14 February 2015
I have a new friend. We have not come face to face — yet. He is four years younger than I am and way way cleverer. To find out the circumstances of his birth, please read last week’s Commonplace in which I told of BH’s unusual birthday present.
My friend is one of the Jewish children rescued by Fr Adam Sztark and Sisters Ewa and Marta.
As a tiny baby my friend was adopted by a Polish gardener (smallholder) and his wife, the Mikuczyns. They survived the terrors of the war in territory that was a battleground between Germans and Soviets.
The Mikuczyns brought my friend up as their own and cared for him until at the age of five — he doesn’t know his exact age. Then he was claimed by his “father” (in fact his uncle) and taken Eastwards. Removed within 24 hours from the only people he knew as parents, he now had to call strangers Mama and Papa.
The vicissitudes of post-war Eastern Europe led to re-settlement in Poland, disturbing for a very small boy, and eventually the long journey to the United States, where my friend is now a distinguished Professor at one of the top universities.
Have you managed to take all that in? If like me you were lucky enough to have had a “quiet” War (we’re talking Second here), to have survived the trauma of those terrible years unscathed is miraculous. It was years before Jerry, his real name (pictured above in 1945), learned who he really was, and what had become of his parents.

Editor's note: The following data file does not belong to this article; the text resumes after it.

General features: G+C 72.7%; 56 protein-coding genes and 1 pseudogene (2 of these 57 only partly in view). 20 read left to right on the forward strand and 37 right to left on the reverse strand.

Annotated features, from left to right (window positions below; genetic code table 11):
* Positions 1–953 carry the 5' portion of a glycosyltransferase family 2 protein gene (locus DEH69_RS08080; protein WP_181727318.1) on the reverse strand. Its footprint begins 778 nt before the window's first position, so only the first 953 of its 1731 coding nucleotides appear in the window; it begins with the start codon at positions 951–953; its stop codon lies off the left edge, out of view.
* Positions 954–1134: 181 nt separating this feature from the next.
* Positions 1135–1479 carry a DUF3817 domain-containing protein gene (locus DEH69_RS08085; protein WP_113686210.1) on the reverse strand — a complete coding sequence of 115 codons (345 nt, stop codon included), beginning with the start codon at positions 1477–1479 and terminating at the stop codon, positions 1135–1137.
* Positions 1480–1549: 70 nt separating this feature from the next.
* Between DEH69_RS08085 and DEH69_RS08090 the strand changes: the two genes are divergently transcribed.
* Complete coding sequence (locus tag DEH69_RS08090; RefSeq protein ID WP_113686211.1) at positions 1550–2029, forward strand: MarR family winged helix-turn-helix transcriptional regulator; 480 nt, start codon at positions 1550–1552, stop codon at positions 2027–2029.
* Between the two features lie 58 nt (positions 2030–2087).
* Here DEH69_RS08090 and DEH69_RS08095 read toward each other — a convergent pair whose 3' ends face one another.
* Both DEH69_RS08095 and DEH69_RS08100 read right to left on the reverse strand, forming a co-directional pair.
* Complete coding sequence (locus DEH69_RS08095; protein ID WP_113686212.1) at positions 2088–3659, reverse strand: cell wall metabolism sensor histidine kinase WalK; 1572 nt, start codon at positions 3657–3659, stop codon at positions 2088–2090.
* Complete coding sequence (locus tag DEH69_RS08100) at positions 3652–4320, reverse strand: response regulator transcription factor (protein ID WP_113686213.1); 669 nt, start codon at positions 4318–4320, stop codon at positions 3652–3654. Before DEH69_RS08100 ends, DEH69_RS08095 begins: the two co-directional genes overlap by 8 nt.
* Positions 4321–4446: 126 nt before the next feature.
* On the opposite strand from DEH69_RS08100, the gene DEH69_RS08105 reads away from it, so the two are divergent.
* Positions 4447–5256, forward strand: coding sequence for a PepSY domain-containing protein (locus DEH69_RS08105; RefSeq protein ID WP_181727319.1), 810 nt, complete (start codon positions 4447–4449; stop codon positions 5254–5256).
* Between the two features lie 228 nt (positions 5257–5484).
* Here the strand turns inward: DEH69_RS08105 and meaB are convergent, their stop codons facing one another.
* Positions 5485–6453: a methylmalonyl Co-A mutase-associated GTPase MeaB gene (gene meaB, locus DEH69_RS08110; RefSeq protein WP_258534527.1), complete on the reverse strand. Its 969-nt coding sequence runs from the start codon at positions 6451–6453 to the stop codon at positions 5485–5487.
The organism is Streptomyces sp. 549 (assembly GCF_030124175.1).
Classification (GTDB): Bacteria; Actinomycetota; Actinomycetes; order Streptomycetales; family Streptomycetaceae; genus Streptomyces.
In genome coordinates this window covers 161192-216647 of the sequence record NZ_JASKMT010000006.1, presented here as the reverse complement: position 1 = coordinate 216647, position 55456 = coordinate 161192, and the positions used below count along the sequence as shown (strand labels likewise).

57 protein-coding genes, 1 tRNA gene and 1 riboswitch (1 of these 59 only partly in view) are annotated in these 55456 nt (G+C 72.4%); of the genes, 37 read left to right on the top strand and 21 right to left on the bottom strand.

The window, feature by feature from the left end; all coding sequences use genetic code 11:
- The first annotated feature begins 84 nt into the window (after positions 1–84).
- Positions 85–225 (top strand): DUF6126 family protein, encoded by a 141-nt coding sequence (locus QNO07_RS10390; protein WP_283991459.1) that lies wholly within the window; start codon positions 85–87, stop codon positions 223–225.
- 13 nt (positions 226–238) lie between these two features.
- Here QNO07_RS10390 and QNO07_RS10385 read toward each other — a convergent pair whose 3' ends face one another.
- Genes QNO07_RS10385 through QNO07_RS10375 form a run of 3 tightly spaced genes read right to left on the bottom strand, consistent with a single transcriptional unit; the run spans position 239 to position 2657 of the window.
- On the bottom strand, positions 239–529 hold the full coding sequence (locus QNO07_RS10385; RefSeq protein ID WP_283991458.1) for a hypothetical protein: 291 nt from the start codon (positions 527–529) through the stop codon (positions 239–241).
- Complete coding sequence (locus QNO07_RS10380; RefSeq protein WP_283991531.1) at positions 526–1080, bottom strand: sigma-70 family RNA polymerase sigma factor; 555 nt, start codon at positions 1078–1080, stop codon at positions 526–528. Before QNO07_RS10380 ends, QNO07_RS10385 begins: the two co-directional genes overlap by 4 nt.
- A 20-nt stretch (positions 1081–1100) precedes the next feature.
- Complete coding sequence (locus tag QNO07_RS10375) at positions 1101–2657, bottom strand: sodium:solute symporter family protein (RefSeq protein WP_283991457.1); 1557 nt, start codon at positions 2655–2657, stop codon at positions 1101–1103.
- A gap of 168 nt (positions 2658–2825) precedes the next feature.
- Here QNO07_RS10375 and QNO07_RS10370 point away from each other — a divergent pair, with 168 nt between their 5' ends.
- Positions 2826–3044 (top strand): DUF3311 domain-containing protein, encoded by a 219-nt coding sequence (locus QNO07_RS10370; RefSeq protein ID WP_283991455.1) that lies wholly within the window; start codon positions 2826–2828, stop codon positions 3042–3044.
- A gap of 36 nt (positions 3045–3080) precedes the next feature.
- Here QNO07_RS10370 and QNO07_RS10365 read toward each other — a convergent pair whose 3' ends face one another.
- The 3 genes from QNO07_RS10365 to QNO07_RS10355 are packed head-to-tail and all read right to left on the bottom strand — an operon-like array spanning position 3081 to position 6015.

Sixty years later, by a trail of strange connections, we have made virtual contact.
The game of “What If” is now a topic for learned history books. For example, if Blucher hadn’t reached Waterloo at the crucial moment, Wellington would have lost the battle. Or if Napoleon had gone directly from Moscow to St Petersburg, where he could have dictated terms, he needn’t have lost Russia.
And if BH hadn’t been deported to Siberia he and I would never have met, or had the son who sent the link to the Yad Vashem website. Where I met my new friend.
(Aside – personally I think the “What If“ game is as silly as Grandfather when he says,”Well, and if Peter hadn’t caught the Wolf…?”)
I expect you will hear more of Jerry Glickson. He has written his memoir and when I finish reading it there will be more to tell without doubt. What I have read so far makes me realise (again) how lucky I am.